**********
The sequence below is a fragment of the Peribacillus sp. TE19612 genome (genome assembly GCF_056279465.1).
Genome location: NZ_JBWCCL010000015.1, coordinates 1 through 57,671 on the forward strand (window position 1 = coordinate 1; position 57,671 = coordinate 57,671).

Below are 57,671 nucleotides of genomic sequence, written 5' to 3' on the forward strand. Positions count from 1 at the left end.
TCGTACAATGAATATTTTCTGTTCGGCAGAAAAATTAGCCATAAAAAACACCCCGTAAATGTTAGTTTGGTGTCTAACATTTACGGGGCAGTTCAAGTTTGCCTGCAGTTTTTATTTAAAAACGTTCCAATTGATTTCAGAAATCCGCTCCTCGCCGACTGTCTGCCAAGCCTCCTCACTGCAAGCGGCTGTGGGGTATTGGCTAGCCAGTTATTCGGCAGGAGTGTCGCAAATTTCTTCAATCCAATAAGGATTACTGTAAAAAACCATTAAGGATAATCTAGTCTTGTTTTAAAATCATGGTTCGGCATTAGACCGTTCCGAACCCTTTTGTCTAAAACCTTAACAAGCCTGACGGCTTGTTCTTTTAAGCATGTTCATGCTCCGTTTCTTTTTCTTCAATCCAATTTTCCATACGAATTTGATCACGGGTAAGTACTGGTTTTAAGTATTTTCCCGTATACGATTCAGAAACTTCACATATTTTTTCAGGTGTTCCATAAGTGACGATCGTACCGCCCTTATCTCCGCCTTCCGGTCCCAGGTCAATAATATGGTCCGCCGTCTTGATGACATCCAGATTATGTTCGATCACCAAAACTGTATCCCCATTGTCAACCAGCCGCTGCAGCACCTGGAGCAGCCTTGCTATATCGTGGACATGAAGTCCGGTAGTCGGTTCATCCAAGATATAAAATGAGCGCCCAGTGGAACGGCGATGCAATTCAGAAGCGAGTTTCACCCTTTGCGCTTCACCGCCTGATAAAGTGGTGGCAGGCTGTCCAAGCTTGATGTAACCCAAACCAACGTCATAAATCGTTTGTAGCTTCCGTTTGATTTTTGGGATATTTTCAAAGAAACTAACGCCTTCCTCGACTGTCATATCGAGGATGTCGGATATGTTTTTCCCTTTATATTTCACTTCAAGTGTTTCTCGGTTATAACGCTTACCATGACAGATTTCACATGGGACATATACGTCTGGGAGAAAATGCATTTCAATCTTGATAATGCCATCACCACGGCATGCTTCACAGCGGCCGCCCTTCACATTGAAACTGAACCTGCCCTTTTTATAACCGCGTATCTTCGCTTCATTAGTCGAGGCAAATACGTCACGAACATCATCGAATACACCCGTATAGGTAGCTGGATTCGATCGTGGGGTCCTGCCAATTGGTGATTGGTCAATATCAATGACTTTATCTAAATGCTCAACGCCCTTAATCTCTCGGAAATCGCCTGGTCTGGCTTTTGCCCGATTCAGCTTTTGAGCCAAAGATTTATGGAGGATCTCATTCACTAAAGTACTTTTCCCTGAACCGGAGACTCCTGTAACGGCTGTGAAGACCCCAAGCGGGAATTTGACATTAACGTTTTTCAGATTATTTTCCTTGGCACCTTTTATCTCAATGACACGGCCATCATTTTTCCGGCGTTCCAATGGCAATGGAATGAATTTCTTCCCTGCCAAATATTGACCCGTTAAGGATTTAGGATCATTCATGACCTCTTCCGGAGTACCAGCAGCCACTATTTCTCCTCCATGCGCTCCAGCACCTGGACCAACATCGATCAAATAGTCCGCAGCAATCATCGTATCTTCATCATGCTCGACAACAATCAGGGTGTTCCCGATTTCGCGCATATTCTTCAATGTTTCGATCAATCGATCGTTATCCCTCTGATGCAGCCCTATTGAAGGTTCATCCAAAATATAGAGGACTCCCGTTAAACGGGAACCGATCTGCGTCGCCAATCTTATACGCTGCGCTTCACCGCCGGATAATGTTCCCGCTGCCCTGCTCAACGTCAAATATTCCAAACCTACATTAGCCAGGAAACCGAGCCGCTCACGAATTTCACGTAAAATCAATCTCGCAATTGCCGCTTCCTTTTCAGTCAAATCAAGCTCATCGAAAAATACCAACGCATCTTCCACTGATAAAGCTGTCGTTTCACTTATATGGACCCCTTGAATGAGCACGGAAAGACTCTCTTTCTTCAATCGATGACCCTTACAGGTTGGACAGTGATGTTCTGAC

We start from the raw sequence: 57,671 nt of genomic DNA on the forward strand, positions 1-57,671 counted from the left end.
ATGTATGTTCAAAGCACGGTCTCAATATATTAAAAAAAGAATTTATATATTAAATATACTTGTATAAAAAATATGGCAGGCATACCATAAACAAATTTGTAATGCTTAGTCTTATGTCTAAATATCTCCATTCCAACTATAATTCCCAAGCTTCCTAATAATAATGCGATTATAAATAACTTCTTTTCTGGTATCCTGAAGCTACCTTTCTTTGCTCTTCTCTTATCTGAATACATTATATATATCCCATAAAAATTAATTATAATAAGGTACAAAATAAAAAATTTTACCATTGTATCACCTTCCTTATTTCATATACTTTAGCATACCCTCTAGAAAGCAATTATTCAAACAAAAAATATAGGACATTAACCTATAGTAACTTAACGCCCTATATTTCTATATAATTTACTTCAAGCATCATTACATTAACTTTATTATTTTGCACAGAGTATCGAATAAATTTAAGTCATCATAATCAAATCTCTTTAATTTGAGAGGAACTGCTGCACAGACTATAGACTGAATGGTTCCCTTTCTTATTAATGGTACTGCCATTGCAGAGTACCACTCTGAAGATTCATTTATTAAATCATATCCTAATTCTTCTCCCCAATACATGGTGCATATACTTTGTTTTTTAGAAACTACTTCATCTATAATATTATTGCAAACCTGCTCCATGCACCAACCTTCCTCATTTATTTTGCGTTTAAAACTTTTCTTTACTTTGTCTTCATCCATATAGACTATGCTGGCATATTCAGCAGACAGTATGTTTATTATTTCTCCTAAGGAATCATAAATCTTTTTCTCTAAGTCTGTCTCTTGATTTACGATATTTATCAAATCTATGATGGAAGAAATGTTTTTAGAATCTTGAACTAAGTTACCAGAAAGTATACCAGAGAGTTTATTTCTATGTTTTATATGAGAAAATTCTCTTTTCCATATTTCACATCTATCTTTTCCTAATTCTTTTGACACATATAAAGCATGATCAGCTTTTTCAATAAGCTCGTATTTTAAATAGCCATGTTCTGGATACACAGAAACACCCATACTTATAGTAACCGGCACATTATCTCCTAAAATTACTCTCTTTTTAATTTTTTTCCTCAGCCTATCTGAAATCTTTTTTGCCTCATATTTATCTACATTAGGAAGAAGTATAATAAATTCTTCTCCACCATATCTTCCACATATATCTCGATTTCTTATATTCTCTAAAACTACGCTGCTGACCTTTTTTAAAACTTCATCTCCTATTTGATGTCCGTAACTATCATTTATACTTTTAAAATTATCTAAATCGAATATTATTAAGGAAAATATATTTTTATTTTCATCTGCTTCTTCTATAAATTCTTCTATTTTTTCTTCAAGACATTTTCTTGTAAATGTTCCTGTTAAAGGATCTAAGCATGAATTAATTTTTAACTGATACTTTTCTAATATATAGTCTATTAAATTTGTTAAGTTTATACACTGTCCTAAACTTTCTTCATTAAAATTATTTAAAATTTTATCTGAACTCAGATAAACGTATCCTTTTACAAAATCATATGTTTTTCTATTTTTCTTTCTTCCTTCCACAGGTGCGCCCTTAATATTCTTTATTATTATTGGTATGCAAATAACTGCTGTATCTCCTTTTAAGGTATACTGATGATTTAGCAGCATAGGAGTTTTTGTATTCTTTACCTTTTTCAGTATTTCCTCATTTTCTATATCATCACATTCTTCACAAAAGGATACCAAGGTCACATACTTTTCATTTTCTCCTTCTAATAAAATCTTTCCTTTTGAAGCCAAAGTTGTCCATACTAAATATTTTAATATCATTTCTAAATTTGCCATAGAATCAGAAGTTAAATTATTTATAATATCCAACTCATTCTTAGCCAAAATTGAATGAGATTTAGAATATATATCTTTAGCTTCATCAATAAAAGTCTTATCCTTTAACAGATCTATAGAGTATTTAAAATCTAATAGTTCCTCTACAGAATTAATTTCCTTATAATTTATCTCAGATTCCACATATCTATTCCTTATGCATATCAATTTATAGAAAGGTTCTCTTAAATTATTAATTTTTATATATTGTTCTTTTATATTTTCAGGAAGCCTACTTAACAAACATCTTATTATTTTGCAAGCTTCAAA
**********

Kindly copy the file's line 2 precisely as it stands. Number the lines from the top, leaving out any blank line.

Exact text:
Genome location: NZ_JBWCCL010000015.1, coordinates 1 through 57,671 on the forward strand (window position 1 = coordinate 1; position 57,671 = coordinate 57,671).